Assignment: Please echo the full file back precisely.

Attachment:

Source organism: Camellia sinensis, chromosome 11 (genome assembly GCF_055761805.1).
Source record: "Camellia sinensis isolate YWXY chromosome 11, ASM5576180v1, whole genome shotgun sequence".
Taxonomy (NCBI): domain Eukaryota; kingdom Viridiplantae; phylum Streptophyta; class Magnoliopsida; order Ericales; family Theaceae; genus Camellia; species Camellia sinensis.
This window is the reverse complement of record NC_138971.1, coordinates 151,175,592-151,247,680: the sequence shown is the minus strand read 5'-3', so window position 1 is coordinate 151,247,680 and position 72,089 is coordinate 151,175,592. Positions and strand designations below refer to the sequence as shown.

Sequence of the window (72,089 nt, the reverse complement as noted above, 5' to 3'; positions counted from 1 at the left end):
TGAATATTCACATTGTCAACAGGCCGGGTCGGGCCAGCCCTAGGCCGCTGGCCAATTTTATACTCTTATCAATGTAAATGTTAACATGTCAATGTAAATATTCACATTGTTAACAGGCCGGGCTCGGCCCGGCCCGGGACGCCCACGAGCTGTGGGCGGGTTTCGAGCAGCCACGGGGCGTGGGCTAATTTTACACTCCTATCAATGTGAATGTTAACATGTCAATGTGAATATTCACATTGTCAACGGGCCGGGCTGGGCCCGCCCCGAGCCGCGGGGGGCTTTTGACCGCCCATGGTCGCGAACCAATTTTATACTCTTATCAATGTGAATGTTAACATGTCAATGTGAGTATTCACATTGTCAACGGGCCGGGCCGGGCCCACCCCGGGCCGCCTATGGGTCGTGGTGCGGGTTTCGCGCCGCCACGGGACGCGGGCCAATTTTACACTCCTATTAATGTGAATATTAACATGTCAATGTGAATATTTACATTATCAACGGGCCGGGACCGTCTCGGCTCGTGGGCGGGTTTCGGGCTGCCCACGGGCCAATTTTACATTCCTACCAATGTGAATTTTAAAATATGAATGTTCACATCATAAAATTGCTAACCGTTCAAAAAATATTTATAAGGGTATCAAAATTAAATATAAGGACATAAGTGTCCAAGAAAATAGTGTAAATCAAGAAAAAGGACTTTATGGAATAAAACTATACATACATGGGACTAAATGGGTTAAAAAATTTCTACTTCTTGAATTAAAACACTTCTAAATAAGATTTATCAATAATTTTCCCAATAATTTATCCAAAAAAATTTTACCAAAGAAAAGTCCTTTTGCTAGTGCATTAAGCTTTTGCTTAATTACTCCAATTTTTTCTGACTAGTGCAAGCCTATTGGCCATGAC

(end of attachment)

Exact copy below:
Source organism: Camellia sinensis, chromosome 11 (genome assembly GCF_055761805.1).
Source record: "Camellia sinensis isolate YWXY chromosome 11, ASM5576180v1, whole genome shotgun sequence".
Taxonomy (NCBI): domain Eukaryota; kingdom Viridiplantae; phylum Streptophyta; class Magnoliopsida; order Ericales; family Theaceae; genus Camellia; species Camellia sinensis.
This window is the reverse complement of record NC_138971.1, coordinates 151,175,592-151,247,680: the sequence shown is the minus strand read 5'-3', so window position 1 is coordinate 151,247,680 and position 72,089 is coordinate 151,175,592. Positions and strand designations below refer to the sequence as shown.

Sequence of the window (72,089 nt, the reverse complement as noted above, 5' to 3'; positions counted from 1 at the left end):
TGAATATTCACATTGTCAACAGGCCGGGTCGGGCCAGCCCTAGGCCGCTGGCCAATTTTATACTCTTATCAATGTAAATGTTAACATGTCAATGTAAATATTCACATTGTTAACAGGCCGGGCTCGGCCCGGCCCGGGACGCCCACGAGCTGTGGGCGGGTTTCGAGCAGCCACGGGGCGTGGGCTAATTTTACACTCCTATCAATGTGAATGTTAACATGTCAATGTGAATATTCACATTGTCAACGGGCCGGGCTGGGCCCGCCCCGAGCCGCGGGGGGCTTTTGACCGCCCATGGTCGCGAACCAATTTTATACTCTTATCAATGTGAATGTTAACATGTCAATGTGAGTATTCACATTGTCAACGGGCCGGGCCGGGCCCACCCCGGGCCGCCTATGGGTCGTGGTGCGGGTTTCGCGCCGCCACGGGACGCGGGCCAATTTTACACTCCTATTAATGTGAATATTAACATGTCAATGTGAATATTTACATTATCAACGGGCCGGGACCGTCTCGGCTCGTGGGCGGGTTTCGGGCTGCCCACGGGCCAATTTTACATTCCTACCAATGTGAATTTTAAAATATGAATGTTCACATCATAAAATTGCTAACCGTTCAAAAAATATTTATAAGGGTATCAAAATTAAATATAAGGACATAAGTGTCCAAGAAAATAGTGTAAATCAAGAAAAAGGACTTTATGGAATAAAACTATACATACATGGGACTAAATGGGTTAAAAAATTTCTACTTCTTGAATTAAAACACTTCTAAATAAGATTTATCAATAATTTTCCCAATAATTTATCCAAAAAAATTTTACCAAAGAAAAGTCCTTTTGCTAGTGCATTAAGCTTTTGCTTAATTACTCCAATTTTTTCTGACTAGTGCAAGCCTATTGGCCATGAC